It has its place, like any other pleasure. For example, we also derive pleasure from eating. But as the old saying goes, keep in mind that we should "eat to live, not live to eat."
A couple meets, has a courtship (and it should be a chaste one), and get married. Then they have the pleasure of the marriage bed. It is good that they enjoy each other, and before you know it, kids come along.
But after the first few years of marriage, and with a family established, other things become more important, such as parenting, working, growing and maturing, and making some contribution to the good of society.
In fact, marriage is a framework within which work out our differences and to learn to be unselfish.
There comes a time when sex is just not that important. A husband and wife can become very good friends, share many wonderful times being together, like walking along the beach, enjoying the kids and then grand kids, and working and helping others. They can enjoy holding hands and laying side by side and having warmth and coziness. But it does not always have to end in you know what.
It is not true that women need sex. And though men tend to be more sexually oriented than women, men eventually don't need it either.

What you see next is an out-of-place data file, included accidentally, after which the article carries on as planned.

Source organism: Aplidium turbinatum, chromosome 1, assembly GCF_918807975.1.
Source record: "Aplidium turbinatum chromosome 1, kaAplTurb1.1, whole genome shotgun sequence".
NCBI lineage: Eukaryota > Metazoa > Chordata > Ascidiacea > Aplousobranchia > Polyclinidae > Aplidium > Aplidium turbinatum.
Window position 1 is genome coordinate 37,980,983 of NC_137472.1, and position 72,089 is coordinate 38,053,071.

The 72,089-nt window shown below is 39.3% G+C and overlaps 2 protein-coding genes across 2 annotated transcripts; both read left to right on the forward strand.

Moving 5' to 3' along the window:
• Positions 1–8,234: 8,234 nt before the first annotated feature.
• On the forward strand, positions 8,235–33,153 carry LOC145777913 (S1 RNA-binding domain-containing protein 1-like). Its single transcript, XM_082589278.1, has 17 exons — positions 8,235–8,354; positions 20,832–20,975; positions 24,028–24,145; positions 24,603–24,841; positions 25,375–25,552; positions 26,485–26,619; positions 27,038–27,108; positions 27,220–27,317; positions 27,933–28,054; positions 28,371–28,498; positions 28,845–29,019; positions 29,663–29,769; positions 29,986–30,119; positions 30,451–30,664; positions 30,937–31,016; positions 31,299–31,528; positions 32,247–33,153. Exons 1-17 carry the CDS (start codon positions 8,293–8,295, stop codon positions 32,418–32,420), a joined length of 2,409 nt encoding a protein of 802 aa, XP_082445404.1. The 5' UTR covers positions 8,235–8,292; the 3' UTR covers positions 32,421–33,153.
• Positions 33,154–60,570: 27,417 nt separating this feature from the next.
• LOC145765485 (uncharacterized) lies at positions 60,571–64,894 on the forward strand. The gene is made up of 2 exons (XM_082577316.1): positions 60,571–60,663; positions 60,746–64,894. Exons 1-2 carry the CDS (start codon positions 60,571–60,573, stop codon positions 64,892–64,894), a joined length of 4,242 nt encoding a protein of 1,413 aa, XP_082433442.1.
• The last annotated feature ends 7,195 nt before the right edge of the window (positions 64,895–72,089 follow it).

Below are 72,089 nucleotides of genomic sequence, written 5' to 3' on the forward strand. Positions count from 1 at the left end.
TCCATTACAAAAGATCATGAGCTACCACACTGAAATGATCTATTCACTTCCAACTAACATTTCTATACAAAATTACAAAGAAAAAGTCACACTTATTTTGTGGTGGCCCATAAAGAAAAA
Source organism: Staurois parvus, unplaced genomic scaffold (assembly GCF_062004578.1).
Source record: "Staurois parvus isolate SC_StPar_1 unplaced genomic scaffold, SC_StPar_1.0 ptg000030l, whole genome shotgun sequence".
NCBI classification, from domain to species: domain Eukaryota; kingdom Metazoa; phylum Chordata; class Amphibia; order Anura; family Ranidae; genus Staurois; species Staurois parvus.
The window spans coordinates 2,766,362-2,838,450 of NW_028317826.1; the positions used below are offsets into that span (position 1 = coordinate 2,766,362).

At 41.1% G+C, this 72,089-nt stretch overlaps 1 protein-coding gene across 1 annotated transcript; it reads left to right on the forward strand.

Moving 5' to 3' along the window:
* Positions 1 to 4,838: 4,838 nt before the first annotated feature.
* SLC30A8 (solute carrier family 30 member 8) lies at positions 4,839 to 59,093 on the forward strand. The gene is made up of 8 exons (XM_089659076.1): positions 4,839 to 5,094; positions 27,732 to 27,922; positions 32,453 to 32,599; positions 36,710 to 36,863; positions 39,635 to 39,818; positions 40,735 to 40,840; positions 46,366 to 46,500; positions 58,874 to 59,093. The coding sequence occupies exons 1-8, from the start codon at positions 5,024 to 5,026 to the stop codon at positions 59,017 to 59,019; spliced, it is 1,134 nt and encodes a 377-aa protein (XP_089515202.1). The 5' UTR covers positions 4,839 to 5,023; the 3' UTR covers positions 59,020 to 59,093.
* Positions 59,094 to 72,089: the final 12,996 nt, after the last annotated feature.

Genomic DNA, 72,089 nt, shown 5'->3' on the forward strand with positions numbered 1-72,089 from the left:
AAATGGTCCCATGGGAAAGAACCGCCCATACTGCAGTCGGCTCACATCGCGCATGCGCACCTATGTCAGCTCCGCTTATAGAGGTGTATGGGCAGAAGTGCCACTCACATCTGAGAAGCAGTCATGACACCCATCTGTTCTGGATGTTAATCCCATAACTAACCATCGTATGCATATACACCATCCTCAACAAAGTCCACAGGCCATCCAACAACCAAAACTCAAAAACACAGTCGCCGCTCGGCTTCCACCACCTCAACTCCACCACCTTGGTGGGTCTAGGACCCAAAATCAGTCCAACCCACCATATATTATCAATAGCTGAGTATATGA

In fact, men should become more fatherly as the years go by. Less beastly, less juvenile, more noble. Less selfish, more understanding and respectful of her needs.
A couple can be perfectly happy and perfectly fulfilled without sex. Or with less sex (but enjoying it more because it is with love, tenderness and understanding).
I understand that a sexless marriage can result from one or both being resentful. It can also result from one or both placing too much emphasis on performance, which can make a man feel nervous or inadequate. Or even impotent.
It can happen when one side is withholding affection--again because of resentment.
In such cases, the situation can often be solved by simply realizing that resentment is the blocking factor, and letting go of the resentment.
There are also situations where a wife has been abused by other men in the past and develops an aversion to sex or her husband, because it reminds her of what happened before. The husband, realizing that this is the case, must patient and thoughtful. There is a good chance that his decency, gentleness, and thoughtfulness will help her to see that he is not like those other men.